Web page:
In one of Anthony Powell’s novels, Dance To The Music of Time, there’s a line in which one of the characters, musing about the European events then rapidly climaxing towards the commencement of WWII says, “Rights have to be earned (and fought for); privileges on the other hand can be granted and withdrawn at any time”.
Have recent Australian governments been treating many of our accepted human rights and freedoms as privileges which can be amended or taken from us at any time of parliament’s sitting? Consider the slew of freedom-infringing counter-terrorism legislation enacted in the past decade and a half. Does it amount to lost ‘rights’, or withdrawal of some privileges?
The reason given for such legislation is that fanatical groups have ‘declared’ war on the west, and western governments have in turn declared ‘war on terror’.
At stake here is the balance between upholding the rule of law – our accepted rights and freedom from undue restrictions on our liberty – while permitting ‘operational flexibility’ to those whose jobs it is to counter the extremists. In blunt words, how far do we allow our own people to do nasty things to others to protect our ‘Australian way of life’?
Have our measures to stop terrorism gone too far?
Objectively, is our legislative response balanced and proportional to the extremist threat and our rule of law?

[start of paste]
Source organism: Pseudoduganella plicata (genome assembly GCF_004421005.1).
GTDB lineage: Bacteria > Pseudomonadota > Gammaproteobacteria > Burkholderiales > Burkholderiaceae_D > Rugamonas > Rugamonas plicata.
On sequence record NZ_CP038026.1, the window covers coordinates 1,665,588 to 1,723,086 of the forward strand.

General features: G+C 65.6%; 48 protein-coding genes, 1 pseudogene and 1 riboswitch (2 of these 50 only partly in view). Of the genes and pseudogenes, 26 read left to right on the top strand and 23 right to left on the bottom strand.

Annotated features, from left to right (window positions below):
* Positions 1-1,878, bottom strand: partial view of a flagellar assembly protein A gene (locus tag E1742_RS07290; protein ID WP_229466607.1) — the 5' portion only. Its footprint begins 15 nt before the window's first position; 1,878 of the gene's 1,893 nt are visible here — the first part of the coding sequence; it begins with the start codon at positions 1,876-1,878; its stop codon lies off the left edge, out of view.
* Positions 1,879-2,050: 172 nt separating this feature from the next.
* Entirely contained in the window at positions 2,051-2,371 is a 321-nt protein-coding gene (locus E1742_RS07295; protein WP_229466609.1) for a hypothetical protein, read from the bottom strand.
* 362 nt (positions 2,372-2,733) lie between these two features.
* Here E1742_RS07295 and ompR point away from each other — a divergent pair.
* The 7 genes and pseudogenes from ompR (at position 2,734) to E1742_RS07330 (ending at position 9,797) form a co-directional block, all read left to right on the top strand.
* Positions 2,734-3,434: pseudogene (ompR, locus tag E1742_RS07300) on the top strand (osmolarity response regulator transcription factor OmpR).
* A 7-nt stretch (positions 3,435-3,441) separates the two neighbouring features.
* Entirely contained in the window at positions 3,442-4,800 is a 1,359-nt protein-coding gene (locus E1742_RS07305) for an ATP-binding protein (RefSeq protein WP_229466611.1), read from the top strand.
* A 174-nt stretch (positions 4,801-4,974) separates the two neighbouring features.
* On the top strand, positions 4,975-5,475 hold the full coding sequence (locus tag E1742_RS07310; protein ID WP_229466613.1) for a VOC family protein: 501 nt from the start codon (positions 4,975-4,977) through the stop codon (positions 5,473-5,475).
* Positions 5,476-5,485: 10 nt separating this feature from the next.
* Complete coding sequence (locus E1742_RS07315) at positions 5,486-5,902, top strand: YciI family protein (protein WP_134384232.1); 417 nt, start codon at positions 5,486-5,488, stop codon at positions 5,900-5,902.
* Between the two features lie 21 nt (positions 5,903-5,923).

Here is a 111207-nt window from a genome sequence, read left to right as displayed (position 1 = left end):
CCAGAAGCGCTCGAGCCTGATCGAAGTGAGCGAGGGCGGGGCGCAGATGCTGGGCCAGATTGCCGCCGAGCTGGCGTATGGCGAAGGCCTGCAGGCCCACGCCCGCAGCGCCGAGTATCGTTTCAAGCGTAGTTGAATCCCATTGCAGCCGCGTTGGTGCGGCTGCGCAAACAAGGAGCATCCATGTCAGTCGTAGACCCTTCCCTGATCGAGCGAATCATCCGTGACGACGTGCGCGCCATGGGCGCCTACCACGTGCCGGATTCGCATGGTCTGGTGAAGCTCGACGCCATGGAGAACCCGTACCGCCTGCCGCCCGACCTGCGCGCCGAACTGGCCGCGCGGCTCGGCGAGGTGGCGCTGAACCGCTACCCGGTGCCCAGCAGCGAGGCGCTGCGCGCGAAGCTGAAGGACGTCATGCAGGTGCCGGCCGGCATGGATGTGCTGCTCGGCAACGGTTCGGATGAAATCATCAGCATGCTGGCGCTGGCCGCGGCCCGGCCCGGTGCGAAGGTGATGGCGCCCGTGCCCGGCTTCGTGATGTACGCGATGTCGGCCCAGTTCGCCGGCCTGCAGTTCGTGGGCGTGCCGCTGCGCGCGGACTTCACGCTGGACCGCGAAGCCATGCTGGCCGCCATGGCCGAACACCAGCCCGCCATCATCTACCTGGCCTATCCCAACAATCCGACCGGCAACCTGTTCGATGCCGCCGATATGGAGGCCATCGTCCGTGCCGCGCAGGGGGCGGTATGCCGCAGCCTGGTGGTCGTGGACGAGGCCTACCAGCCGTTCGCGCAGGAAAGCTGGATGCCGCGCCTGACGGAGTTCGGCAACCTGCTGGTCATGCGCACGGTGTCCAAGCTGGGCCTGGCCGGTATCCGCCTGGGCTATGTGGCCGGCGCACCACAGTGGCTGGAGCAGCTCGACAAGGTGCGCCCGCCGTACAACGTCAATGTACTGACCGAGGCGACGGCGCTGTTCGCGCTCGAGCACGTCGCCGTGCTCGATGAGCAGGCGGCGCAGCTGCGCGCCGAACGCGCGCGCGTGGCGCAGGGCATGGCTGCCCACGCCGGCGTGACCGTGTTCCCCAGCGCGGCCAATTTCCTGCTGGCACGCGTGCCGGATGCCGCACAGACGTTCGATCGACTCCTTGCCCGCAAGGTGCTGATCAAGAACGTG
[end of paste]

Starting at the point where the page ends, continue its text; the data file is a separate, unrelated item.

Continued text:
I suggest the response is unbalanced and disproportional to the threat.
By 2009, some eight years after 9/11, the Coalition government has enacted more than 40 new counter-terrorism laws. Incoming Labor introduced even more, such as granting police increased powers to enter premises without warrant in ‘emergency’ situations, widening the offences of treason and sedition, and even making an offence of a ‘terrorist hoax’. We have more draconian legislation than the ‘frontline’ English.
And our legislative enactments keep on coming, the latest being a proposed amendment to make children as young as 14 accountable and detainable, and subject to control orders under counter-terrorism legislation.
These are remarkable ‘peacetime’ powers. ASIO has unprecedented power to conduct covert operations which might otherwise be unlawful. If the media reports on a covert operation, even a bungled one, a brave journalist faces a ten-year stint in jail. We just won’t know. With Data Retention legislation (metadata), we are all under surveillance.
We are placing significant trust in our enforcement agencies, a trust which has at times miscarried: think children overboard, Dr Haneef, David Hicks, and the cloak of secrecy surrounding detention centres. Conveniently, refugees have been conflated with terrorism, and rebranded as illegals.
Next time at an airport here, take a look at our country’s new face of enforcement, the paramilitary Borderforce.
Why have we so passively surrendered our rights? Governments of either persuasion have easily persuaded parliaments to begin the diminution of the rule of law with little opposition either from the Opposition or from the Australian public.
Defending our human rights
One notable voice of protest is coming from the aptly-named Australian Human Rights Commissioner, the unjustly maligned Gillian Triggs. She witheringly says Australians don’t even understand their democratic system. “We are content”, she says, “to have parliaments compliant with passing legislation to strengthen the powers of the executive arm of government and exclude the courts”.